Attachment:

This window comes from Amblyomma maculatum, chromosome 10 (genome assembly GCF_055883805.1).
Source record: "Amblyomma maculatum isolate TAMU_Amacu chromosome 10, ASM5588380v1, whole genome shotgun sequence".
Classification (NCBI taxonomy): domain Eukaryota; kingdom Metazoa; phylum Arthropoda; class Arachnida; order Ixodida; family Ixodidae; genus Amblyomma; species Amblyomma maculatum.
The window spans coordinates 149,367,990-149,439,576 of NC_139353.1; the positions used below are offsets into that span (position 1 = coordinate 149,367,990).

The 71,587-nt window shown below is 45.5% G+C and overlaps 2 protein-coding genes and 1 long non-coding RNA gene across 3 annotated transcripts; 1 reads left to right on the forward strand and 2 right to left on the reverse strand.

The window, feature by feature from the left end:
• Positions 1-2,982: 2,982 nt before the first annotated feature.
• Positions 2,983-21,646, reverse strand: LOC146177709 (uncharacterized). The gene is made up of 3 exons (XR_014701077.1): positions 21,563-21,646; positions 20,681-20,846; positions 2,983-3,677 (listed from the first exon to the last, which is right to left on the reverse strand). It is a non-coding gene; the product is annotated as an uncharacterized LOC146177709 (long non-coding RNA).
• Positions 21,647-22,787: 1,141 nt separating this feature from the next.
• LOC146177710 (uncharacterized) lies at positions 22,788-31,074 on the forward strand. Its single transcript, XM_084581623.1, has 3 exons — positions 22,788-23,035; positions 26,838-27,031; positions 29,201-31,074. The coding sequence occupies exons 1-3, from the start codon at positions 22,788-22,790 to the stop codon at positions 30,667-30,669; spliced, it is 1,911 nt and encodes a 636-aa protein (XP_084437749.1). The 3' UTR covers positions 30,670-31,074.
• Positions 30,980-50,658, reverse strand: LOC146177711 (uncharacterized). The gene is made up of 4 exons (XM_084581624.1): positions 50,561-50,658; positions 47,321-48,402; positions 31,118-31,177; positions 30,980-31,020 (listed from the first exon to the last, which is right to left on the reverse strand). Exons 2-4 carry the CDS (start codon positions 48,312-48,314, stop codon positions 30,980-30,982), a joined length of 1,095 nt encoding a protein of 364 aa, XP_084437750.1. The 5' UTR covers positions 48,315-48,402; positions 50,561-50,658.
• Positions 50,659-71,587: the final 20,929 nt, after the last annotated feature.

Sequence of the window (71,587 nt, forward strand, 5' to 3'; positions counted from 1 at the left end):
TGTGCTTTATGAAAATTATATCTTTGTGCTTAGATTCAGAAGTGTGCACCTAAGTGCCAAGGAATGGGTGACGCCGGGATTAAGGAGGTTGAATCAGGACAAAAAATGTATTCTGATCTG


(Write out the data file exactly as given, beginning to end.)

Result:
This window comes from Amblyomma maculatum, chromosome 10 (genome assembly GCF_055883805.1).
Source record: "Amblyomma maculatum isolate TAMU_Amacu chromosome 10, ASM5588380v1, whole genome shotgun sequence".
Classification (NCBI taxonomy): domain Eukaryota; kingdom Metazoa; phylum Arthropoda; class Arachnida; order Ixodida; family Ixodidae; genus Amblyomma; species Amblyomma maculatum.
The window spans coordinates 149,367,990-149,439,576 of NC_139353.1; the positions used below are offsets into that span (position 1 = coordinate 149,367,990).

The 71,587-nt window shown below is 45.5% G+C and overlaps 2 protein-coding genes and 1 long non-coding RNA gene across 3 annotated transcripts; 1 reads left to right on the forward strand and 2 right to left on the reverse strand.

The window, feature by feature from the left end:
• Positions 1-2,982: 2,982 nt before the first annotated feature.
• Positions 2,983-21,646, reverse strand: LOC146177709 (uncharacterized). The gene is made up of 3 exons (XR_014701077.1): positions 21,563-21,646; positions 20,681-20,846; positions 2,983-3,677 (listed from the first exon to the last, which is right to left on the reverse strand). It is a non-coding gene; the product is annotated as an uncharacterized LOC146177709 (long non-coding RNA).
• Positions 21,647-22,787: 1,141 nt separating this feature from the next.
• LOC146177710 (uncharacterized) lies at positions 22,788-31,074 on the forward strand. Its single transcript, XM_084581623.1, has 3 exons — positions 22,788-23,035; positions 26,838-27,031; positions 29,201-31,074. The coding sequence occupies exons 1-3, from the start codon at positions 22,788-22,790 to the stop codon at positions 30,667-30,669; spliced, it is 1,911 nt and encodes a 636-aa protein (XP_084437749.1). The 3' UTR covers positions 30,670-31,074.
• Positions 30,980-50,658, reverse strand: LOC146177711 (uncharacterized). The gene is made up of 4 exons (XM_084581624.1): positions 50,561-50,658; positions 47,321-48,402; positions 31,118-31,177; positions 30,980-31,020 (listed from the first exon to the last, which is right to left on the reverse strand). Exons 2-4 carry the CDS (start codon positions 48,312-48,314, stop codon positions 30,980-30,982), a joined length of 1,095 nt encoding a protein of 364 aa, XP_084437750.1. The 5' UTR covers positions 48,315-48,402; positions 50,561-50,658.
• Positions 50,659-71,587: the final 20,929 nt, after the last annotated feature.

Sequence of the window (71,587 nt, forward strand, 5' to 3'; positions counted from 1 at the left end):
TGTGCTTTATGAAAATTATATCTTTGTGCTTAGATTCAGAAGTGTGCACCTAAGTGCCAAGGAATGGGTGACGCCGGGATTAAGGAGGTTGAATCAGGACAAAAAATGTATTCTGATCTG